Australia

'Inspiration leader': Indigenous activist Bonita Mabo dies

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Warning: Aboriginal and Torres Strait Islander readers are warned that this article does contain images of deceased persons.

Bonita Mabo, who fought for Indigenous land rights alongside her husband, Eddie 'Koiki' Mabo, has died.

Dr Mabo's family said she passed away peacefully at 12.30am this morning, surrounded by her loved ones. 

Robert Cole described the achievements of his cousin, Dr Mabo, and her husband as extraordinary. 

“What they achieved was not for themselves. It was for the nation," he said in a statement supplied to NITV News. 

The Australian South Sea Islander Alliance also released a statement confirming the death of their honorary patron.

"It is with a heavy heart that the ASSIPJ Board write to extend our condolences to the Mabo family for the loss of their Mother, Sister, Aunty, Cousin and Grandmother on this very day," the statement said.

The Australian South Sea Islander Alliance says Australia has lost one of the greatest matriarchs of all time.
The Australian South Sea Islander Alliance says Australia has lost one of the greatest matriarchs of all time.
Supplied

"Aunty Bonita's contribution to social justice and human rights for First Nations People and the Australian South Sea Islander recognition was monumental and relentless. A formidable 'Woman Tanna' Aunty Bonita will be greatly missed as Australia has lost one of the greatest matriarchs of all time."

Last week, Dr Mabo's work was recognised by James Cook University with an honorary doctorate.

Robert Cole said Dr Mabo was very proud of that award. 

"[She] was very happy that day but as soon as the James Cook University presentation was over, she went to bed and didn’t talk much more afterwards," he said.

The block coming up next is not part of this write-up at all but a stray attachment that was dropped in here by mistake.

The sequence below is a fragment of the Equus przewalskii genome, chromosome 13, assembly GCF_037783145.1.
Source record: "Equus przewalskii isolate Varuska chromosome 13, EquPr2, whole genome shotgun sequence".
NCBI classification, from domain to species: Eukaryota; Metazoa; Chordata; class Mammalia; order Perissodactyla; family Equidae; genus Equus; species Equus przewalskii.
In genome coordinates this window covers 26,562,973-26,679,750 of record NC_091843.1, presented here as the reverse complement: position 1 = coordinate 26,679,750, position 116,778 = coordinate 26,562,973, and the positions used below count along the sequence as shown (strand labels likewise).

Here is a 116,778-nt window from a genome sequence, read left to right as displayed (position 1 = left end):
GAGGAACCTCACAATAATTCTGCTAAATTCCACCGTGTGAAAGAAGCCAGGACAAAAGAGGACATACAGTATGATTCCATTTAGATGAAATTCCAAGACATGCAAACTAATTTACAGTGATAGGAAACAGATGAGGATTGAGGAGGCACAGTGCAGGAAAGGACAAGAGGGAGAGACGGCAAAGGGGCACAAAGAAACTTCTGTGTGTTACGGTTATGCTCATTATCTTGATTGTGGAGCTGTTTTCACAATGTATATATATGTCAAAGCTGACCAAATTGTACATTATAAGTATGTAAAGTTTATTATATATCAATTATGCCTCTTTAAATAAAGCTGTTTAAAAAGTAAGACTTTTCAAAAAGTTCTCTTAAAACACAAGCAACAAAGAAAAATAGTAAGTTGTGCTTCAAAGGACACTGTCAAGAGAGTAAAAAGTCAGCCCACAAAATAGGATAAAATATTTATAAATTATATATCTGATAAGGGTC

Bonita Mabo receives one of James Cook University’s highest awards, an Honorary Doctor of Letters.
Bonita Mabo receives one of James Cook University’s highest awards, an Honorary Doctor of Letters.
Mikaela Smith/IERC/James Cook University

The university award took note of her 45 years of campaigning for the rights of Indigenous Australians and Australian South Sea Islanders.

She co-founded the Black Community School in Townsville, the country's first Indigenous community school.

She also served 10 years on the Central Queensland Land Council during which time she assisted her late husband in the historic Mabo High Court case which acknowledged the presence and land rights of Indigenous Australians in Australia prior to British colonisation in 1788.

"We can all take inspiration from Bonita’s courage and determination," James Cook Chancellor Bill Tweddell said at the time.

Bonita Mabo.
Bonita Mabo.
The Australian South Sea Islander Alliance

'Gentle and inspirational' 

Tributes were posted on social media. 

Chief executive of SA Aboriginal Legal Rights Movement Cheryl Axleby described Bonita Mabo as "one of the most wonderful, gentle and inspirational Elder and Leader".

Co-Chair of National Naidoc Week Committee John Paul Janke invoked the slogan from this year's Naidoc Week: "Because of Her, We Can."

The national body representing Aboriginal health groups, NACCHO, passed on its condolences.

"Our thoughts are with the Mabo family for your very sad loss," the group posted on Twitter.

Queensland Deputy Premier Jackie Trad described Bonita Mabo as "an activist and a trailblazer". 

Greens senator Richard Di Natale said those in Australia and around the world are "mourning the loss of such a committed campaigner for human rights and social justice".

In Mabo v Queensland, Meriam man Eddie Mabo challenged the notion of 'Terra Nullius' that Australia was a 'land belonging to no one', in the High Court of Australia.

His victory and the resulting decision recognised native title rights for Aboriginal and Torres Strait Islander peoples in Australia for the first time since colonisation.

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